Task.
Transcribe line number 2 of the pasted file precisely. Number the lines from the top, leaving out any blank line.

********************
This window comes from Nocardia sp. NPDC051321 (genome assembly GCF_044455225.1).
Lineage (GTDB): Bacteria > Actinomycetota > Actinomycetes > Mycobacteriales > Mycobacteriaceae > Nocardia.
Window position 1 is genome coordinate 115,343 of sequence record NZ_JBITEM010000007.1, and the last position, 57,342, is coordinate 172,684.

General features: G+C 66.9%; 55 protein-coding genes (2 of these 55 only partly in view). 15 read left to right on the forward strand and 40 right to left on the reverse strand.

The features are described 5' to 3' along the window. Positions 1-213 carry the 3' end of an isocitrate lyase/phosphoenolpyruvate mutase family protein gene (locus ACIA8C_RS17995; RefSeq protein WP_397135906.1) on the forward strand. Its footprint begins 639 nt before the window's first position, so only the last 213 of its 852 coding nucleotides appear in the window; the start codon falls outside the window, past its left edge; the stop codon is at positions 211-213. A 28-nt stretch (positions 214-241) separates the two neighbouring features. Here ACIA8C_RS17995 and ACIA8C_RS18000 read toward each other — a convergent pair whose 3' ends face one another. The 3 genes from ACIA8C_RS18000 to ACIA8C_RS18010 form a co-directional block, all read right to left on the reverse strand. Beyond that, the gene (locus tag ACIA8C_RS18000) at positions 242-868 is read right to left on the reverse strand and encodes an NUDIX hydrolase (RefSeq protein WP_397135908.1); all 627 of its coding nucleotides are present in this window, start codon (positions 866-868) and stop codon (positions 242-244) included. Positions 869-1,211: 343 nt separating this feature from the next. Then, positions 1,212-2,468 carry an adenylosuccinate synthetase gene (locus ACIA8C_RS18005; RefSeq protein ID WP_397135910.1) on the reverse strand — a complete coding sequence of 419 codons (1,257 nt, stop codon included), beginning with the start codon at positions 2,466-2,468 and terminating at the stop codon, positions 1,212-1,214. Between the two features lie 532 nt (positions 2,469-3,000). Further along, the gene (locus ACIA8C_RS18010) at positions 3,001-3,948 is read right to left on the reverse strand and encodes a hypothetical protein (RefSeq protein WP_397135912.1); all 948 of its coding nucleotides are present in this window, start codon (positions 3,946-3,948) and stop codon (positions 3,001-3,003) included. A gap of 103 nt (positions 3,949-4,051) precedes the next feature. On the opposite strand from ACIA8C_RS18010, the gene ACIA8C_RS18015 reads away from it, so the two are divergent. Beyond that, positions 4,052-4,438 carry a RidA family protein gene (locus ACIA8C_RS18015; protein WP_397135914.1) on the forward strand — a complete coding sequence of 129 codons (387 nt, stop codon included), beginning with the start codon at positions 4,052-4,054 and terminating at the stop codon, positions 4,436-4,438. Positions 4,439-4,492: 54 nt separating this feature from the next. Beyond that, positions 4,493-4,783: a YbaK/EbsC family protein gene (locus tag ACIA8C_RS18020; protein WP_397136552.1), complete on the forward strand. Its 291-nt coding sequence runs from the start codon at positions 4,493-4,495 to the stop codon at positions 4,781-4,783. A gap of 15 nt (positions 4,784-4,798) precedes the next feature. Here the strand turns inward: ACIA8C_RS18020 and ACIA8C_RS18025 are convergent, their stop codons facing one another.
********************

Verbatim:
Lineage (GTDB): Bacteria > Actinomycetota > Actinomycetes > Mycobacteriales > Mycobacteriaceae > Nocardia.